The ratio of students who go on to universities (undergraduate level) and junior colleges (regular courses) is also very high in Japan at 56.2%. This figure is indicative of the high standard of education in Japan. Many institutions of higher education, such as universities and junior colleges, are well equipped with state-of-the-art research labs with up-to-date technologies and scholarly publications which enable students to carry out their research in an environment that promotes self-learning.
In Japan, taxation operates on a primarily two-tiered system consisting of a national income tax and a regional residential tax based on one's living area. Additional taxes, such as consumption and excise taxes, are imposed at the national level, while enterprise and vehicle taxes are collected at the prefectural level and property taxes at the municipal level.
The income tax also referred to as "National tax", is automatically deducted from the salary of part-time and full-time employees. Employers, including businesses and store owners, are responsible for this deduction and subsequent payment to the revenue department. The specific percentage deducted as income tax varies based on the individual's income and duration of residence in Japan. For instance, if one's income is derived from translation work, a 10% tax deduction applies to those residing in Japan for more than a year, and a 20% deduction applies to those earning more than 1,000,000 JPY.
Upon receiving your income details from the national revenue office, your local municipality will then levy local taxes separate from the national tax.
Income tax is deducted from each salary payment, but the definitive tax obligation is determined based on the total annual salary. Annually, between February 16th and March 15th, taxpayers are required to reconcile their income tax. This process involves reporting the total annual income (after deductions for expenses and exemptions), and verifying whether the tax paid over the year aligns with the actual obligation. If the amount paid exceeds the obligation, a refund is due to the taxpayer.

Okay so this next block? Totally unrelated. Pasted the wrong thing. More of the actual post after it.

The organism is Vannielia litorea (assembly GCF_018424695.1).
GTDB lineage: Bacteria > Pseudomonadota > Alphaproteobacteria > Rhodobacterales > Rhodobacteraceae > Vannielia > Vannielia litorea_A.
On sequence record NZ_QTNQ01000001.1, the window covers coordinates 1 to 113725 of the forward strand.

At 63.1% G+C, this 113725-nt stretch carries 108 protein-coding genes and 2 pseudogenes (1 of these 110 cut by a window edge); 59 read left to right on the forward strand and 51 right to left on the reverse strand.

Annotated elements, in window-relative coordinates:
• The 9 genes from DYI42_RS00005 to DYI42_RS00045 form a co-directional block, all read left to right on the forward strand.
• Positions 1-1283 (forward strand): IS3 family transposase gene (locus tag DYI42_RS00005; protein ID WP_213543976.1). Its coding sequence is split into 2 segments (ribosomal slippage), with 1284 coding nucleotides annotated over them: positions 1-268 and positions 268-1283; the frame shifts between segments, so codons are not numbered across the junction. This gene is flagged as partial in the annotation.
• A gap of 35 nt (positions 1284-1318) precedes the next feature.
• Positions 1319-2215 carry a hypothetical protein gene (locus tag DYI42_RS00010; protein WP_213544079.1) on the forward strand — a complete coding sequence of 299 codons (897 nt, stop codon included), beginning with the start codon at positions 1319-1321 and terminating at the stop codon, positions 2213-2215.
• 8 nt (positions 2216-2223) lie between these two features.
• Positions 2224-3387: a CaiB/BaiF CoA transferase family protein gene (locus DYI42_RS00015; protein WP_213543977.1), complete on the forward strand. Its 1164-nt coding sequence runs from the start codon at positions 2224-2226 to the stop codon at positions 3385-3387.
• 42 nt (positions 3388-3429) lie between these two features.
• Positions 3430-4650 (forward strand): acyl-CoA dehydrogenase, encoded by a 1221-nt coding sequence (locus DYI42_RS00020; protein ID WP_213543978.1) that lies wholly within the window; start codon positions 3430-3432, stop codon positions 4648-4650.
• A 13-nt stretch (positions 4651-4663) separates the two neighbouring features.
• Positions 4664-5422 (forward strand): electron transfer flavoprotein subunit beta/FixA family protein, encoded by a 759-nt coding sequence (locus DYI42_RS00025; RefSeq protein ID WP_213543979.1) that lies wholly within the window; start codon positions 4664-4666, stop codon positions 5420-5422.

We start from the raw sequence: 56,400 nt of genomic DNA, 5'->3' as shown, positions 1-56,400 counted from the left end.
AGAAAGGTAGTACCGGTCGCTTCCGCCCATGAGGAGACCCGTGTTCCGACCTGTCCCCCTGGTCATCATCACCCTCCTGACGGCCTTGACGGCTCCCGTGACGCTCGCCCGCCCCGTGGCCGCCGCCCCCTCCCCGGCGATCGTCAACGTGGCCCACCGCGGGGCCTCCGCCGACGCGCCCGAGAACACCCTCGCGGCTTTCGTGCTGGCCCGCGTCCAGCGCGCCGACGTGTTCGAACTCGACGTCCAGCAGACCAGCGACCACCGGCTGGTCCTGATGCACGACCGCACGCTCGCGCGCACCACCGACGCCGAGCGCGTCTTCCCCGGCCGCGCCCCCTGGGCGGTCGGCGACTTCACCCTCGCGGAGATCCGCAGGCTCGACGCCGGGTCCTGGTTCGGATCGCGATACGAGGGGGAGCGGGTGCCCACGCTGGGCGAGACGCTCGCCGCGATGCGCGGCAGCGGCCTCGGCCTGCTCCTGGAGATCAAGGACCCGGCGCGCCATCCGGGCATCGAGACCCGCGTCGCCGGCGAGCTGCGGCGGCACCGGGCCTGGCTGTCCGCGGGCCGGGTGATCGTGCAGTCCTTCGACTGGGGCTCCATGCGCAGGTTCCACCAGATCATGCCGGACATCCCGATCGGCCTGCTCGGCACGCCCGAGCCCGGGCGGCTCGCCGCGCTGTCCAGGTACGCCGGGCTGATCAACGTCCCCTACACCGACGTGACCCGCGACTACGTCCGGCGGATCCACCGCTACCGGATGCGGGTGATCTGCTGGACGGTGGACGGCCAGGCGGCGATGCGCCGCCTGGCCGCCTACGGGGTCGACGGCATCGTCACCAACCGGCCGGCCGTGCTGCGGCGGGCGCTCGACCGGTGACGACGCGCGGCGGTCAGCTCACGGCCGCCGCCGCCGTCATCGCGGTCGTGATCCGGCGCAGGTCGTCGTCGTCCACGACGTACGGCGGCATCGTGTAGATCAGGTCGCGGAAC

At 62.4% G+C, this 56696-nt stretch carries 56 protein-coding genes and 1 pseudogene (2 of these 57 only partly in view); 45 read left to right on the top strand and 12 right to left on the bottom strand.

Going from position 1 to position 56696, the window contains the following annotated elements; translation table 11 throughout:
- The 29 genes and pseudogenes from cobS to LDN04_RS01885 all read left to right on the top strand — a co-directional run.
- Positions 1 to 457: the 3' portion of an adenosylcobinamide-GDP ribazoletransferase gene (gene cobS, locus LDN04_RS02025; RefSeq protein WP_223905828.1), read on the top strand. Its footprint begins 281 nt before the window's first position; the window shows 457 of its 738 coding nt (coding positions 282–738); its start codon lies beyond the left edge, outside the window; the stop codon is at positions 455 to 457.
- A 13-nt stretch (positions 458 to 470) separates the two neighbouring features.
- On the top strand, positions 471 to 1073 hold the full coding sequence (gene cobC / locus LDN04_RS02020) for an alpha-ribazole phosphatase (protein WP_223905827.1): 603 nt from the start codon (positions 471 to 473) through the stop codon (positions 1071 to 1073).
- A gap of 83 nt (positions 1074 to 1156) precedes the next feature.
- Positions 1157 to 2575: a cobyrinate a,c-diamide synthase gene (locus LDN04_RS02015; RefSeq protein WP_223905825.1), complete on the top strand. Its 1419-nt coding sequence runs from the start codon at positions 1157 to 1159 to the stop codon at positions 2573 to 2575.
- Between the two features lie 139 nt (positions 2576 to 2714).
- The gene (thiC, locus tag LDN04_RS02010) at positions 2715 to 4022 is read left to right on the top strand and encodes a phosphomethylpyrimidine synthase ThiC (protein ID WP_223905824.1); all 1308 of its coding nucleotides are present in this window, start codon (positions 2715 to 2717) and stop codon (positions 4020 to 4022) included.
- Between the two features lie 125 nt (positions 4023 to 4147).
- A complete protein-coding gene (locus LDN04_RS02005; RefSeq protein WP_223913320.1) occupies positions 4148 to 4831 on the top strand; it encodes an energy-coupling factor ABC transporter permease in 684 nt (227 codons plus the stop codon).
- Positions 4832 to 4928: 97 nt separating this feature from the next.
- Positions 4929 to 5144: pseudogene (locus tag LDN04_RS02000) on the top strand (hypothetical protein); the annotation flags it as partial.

There are many foreign students who have to take part-time jobs to fill the deficiency of funding for school fees and living expenses, in their odd free time. However, those with the status of “Foreign Student” in principle are forbidden from working. If a foreign student wants to work, they must get permission from the immigration office.
Those who hold the status of “Foreign Student” and are permitted to engage in other activities (part-time jobs) are limited in principle to working up to 28 hours per week and up to 8 hours per day during extended school vacations.
Note: There is a tax deduction when you receive your payment from a part-time job.
Undergraduate university students
You must be at least 17 and under 22 years of age and have completed 12 years of school education or have completed courses in a school comparable to a high school (including prospective graduates).
Japanese studies students
Applicants must be from 18 to 30 years old. Applicants must be enrolled as undergraduate students in faculties or schools which major in Japanese language or Japanese culture in a university outside Japan at the time when they come to Japan and must be enrolled in the home institution at the time when they return to their home countries.
You must be under 35 years of age and a college graduate (including prospective graduates). Or you must have completed 16 years of schooling.